Testimony before a parliamentary committee in June revealed that a July, 2021, CSIS assessment warning that Beijing was targeting Mr. Chong and his relatives in China was sent to Prime Minister Justin Trudeau’s national-security adviser at the time, as well as three deputy ministers.

The three deputy ministers did not read the assessment. Mr. Trudeau’s then-acting national-security adviser, David Morrison, acknowledged that he read the July, 2021, memo, but said he didn’t brief Mr. Trudeau because he did not regard the document as a call to action.

Then-public safety minister Bill Blair also received a May, 2021, top-secret document outlining the threats to Mr. Chong, but he didn’t read it either. Mr. Blair testified that he didn’t receive the note and said it would have been up to CSIS director David Vigneault to bring it to his attention.

The public inquiry’s second report would assess the capacity of federal departments and agencies to “detect, deter and counter any form of foreign interference directly or indirectly targeting Canada’s democratic processes,” according to a copy seen by The Globe.

The report would also look at “the supports and protections in place for members of a diaspora who may be especially vulnerable and may be the first victims of foreign interference” in elections.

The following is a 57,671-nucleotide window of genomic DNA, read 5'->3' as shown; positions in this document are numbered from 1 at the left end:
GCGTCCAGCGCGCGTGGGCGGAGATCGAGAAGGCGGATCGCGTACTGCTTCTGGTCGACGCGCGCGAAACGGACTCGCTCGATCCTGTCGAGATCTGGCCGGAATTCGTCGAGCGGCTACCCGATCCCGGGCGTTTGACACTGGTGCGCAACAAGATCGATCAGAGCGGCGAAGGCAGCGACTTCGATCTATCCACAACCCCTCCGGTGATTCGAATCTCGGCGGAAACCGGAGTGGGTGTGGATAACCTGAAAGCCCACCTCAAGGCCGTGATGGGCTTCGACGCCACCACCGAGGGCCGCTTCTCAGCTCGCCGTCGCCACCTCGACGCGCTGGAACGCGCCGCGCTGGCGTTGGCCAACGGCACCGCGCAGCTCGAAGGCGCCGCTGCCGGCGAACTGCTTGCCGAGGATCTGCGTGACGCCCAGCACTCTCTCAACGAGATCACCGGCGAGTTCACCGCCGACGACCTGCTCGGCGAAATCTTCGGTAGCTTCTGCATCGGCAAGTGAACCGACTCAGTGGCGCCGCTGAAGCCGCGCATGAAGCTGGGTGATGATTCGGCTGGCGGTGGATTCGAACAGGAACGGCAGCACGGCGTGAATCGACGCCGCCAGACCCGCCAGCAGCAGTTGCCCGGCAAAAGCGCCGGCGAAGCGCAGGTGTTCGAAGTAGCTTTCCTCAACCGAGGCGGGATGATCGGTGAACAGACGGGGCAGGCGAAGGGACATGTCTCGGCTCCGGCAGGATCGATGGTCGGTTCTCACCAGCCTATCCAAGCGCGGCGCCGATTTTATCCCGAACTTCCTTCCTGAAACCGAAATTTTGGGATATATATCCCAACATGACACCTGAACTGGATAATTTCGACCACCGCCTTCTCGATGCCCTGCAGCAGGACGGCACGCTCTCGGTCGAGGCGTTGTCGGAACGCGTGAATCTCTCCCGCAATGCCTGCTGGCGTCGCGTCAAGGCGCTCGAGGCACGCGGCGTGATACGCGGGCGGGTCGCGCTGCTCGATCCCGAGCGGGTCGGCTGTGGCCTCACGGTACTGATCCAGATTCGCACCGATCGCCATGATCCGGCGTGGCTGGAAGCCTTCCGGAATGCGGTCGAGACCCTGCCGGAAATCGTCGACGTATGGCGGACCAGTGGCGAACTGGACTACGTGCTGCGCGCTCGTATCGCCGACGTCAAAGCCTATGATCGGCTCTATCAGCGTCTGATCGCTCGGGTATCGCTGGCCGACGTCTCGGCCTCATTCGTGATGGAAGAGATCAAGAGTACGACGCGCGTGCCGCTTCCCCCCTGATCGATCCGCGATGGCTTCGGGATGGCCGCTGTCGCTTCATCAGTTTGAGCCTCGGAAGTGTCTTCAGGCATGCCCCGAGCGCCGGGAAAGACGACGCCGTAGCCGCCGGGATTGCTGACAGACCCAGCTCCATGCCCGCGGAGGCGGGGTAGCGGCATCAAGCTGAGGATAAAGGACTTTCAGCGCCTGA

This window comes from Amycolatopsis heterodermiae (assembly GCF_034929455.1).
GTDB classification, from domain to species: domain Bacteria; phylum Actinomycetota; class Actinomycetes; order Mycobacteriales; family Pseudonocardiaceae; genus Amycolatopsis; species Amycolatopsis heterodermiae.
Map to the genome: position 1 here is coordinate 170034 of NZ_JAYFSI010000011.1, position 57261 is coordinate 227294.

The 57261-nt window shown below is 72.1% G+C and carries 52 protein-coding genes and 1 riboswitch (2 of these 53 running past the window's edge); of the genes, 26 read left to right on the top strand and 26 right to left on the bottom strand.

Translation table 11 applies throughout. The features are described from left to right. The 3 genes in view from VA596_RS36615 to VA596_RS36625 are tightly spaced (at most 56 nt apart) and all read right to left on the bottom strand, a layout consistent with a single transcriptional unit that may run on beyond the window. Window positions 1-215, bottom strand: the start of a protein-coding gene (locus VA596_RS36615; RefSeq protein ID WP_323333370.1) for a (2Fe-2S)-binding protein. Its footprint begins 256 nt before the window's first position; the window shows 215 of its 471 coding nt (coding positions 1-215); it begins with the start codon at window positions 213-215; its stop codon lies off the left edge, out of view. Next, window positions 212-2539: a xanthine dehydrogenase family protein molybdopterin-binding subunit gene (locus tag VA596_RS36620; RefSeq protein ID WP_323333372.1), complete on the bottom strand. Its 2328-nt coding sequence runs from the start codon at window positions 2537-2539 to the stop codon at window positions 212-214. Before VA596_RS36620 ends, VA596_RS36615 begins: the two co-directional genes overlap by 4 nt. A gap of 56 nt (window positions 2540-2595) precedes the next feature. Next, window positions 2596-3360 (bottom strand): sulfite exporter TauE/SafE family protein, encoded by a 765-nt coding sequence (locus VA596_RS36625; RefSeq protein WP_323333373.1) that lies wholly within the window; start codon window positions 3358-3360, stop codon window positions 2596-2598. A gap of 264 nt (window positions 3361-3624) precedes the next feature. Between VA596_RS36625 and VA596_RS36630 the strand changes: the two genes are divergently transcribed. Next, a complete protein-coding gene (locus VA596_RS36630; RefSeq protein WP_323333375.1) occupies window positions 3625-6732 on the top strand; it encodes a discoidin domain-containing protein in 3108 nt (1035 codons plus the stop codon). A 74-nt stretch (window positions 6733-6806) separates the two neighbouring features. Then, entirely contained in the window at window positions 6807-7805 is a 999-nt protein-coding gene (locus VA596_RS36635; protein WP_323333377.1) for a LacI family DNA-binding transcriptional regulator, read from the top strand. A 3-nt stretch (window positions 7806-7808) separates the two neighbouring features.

Opposition party leaders, who have received security clearances, would be allowed to review unredacted versions of “any classified reports as soon as feasible after their receipt.”

Justice Hogue was appointed to the Court of Appeal of Quebec in June, 2015. She had been a partner at the law firm of McCarthy Tétrault since January, 2014. Prior to that, she was at Heenan Blaikie, where she had worked since 1987 before becoming a partner in 1995. She was also a law clerk to former Supreme Court judge, and later chief justice, Antonio Lamer from 1988 to 1989.

The governing Liberals this spring initially resisted launching an inquiry despite three votes calling for one in the House of Commons by opposition parties, who hold the majority of seats.

Instead, Mr. Trudeau tapped former governor-general David Johnston to investigate Chinese government interference in the 2019 and 2021 election campaigns. His report, which concluded that there was no need for a public inquiry, was widely criticized and denounced by the three main opposition parties.